YouTube clip of Strong’s (in)famous interview with Jim Rome:

A guy told me last week that Strong would spurn the advances of Texas, the Gisele Bündchen of college football, because his daughters love Mercy Academy and he wouldn’t disrupt their schooling there.

“Charlie’s just not that kind of guy,” the fellow said.

But of course he is. That’s his nature. He’s a fiercely ambitious college football coach, loyal first and foremost to himself.

He is a scorpion. So is Bobby Petrino, Rich Rodriguez and most of the other men whose names you’ll hear tossed around in days to come. They got to where they are by hopping on the backs of gullible frogs and riding them until a bigger, better frog comes along.

Or until they fall off and drown, victims of their own hubris and drive.

The moral of the story of the scorpion and the frog is to never expect someone to be something other than what he is. Expecting otherwise is a fool’s play that exposes trusting souls to predictable (yet avoidable) pain.

I don’t blame Charlie Strong for going to Texas any more than I’d blame a shark for chomping a swimmer. You can’t succeed in a cutthroat ecosystem like College Sports Inc. without being relentlessly driven to climb higher and achieve more.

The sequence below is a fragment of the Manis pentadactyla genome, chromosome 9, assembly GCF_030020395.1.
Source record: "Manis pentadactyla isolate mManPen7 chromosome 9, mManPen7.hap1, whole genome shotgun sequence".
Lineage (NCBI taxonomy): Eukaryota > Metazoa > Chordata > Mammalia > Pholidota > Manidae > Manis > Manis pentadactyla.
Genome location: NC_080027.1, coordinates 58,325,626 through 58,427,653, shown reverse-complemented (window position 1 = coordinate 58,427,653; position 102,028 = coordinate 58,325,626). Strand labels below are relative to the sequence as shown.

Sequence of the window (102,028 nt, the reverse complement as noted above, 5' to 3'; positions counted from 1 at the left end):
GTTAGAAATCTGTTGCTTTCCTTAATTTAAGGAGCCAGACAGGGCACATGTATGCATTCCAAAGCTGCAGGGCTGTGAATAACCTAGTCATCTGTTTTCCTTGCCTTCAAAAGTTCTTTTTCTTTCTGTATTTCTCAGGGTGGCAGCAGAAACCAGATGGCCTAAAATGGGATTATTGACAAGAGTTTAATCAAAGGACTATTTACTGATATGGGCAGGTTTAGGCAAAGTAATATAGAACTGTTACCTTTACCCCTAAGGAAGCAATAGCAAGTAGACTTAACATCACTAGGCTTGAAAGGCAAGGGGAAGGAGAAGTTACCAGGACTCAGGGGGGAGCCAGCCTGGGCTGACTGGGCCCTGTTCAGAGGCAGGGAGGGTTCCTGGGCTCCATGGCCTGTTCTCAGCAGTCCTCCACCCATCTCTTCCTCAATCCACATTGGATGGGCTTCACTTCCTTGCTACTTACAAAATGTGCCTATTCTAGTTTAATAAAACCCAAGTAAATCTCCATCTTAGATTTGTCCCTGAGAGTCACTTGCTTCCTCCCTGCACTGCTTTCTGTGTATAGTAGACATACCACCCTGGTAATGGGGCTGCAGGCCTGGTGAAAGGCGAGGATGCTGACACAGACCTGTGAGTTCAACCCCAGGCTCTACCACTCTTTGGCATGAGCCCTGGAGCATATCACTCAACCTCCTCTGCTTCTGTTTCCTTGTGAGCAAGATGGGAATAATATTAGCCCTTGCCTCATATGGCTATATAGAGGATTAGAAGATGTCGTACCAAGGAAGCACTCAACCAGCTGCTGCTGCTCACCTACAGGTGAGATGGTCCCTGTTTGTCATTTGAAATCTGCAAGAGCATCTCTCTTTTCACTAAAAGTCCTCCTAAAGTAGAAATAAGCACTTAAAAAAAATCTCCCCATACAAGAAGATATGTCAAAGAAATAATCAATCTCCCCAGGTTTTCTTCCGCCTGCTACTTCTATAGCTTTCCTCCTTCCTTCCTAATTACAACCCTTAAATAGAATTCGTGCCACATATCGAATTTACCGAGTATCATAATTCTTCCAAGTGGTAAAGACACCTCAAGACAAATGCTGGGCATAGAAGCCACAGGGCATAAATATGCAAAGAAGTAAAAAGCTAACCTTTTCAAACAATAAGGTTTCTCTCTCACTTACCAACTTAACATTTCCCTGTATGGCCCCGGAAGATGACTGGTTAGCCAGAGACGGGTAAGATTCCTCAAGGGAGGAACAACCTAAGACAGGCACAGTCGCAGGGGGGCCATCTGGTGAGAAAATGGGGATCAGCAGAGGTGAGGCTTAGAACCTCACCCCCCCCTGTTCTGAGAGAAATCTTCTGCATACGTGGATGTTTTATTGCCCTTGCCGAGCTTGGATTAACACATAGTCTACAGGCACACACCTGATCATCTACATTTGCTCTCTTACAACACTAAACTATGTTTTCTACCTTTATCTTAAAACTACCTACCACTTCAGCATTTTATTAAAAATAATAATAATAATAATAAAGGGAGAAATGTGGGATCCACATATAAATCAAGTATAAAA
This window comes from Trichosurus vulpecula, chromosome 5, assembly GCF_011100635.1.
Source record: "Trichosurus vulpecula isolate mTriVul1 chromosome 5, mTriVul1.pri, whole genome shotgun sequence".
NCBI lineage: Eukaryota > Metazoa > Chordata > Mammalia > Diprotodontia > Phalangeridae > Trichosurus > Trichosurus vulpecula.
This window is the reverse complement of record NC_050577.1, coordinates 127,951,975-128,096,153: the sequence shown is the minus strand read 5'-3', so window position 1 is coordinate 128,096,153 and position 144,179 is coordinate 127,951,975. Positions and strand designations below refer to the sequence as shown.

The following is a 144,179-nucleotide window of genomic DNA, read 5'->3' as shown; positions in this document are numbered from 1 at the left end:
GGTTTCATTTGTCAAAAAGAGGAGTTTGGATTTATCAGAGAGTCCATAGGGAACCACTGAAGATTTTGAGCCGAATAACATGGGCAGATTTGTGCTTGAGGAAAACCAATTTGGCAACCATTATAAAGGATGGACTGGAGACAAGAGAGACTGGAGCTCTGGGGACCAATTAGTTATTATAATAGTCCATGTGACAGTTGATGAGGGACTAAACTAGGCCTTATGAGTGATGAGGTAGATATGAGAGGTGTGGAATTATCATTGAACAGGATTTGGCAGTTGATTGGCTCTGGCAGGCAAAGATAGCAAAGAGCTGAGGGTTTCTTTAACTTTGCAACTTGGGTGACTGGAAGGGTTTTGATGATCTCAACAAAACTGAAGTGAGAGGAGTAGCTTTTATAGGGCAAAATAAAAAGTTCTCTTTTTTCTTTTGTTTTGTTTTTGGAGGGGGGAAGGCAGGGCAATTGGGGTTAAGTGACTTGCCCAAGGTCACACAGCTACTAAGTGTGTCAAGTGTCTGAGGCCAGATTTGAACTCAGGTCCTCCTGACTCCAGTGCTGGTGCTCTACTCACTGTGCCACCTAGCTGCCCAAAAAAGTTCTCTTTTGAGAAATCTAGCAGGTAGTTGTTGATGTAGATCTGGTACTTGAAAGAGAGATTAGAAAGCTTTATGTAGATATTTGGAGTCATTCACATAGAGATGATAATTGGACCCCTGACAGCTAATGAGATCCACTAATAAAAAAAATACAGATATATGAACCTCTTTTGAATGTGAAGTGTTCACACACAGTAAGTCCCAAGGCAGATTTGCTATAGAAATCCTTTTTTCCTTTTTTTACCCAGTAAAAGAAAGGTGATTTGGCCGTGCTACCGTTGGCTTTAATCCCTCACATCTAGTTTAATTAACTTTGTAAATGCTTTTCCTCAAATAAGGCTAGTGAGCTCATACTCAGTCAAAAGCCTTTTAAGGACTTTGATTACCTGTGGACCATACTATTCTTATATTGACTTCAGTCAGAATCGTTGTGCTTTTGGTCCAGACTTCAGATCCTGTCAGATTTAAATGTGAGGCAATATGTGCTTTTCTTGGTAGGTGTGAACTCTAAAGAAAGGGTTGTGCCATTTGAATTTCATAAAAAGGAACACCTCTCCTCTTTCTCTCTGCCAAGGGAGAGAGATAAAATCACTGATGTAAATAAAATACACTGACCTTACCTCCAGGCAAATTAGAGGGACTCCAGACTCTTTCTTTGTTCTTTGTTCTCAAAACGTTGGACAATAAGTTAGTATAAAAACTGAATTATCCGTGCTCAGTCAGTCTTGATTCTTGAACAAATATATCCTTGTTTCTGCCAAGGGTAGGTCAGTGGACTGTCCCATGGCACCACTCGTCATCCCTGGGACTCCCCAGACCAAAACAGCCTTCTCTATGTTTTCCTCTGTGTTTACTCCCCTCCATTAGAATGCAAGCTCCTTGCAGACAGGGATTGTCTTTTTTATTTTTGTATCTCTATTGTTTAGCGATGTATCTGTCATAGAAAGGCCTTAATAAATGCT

It’s that drive that earned Strong a shot at Louisville in the first place. It’s what turned a fading, slapdash program into a top-20 contender in only four years.

Charlie Strong, Clint Hurtt

Coaches Charlie Strong (right) and Clint Hurtt

The Cardinals went from 4-8 in 2009 to 12-1 in 2013. You can’t make that omelet without breaking a few eggs. Do you really think the chef won’t break a few hearts and promises to climb the next rung up the ladder?

This doesn’t give Strong carte blanche for bad behavior, especially if he lied to players or was less than forthright with his employer. (There are indications that he did both.) But neither party has a right to be surprised.

Reasonable people don’t permit wishful thinking to trump common sense. Once it was learned that Strong interviewed with Texas, only Pollyannas dared dream that he wouldn’t take the job if it was offered. For a football coach, that’s the chance of a lifetime. Fate doesn’t issue many rainchecks for those.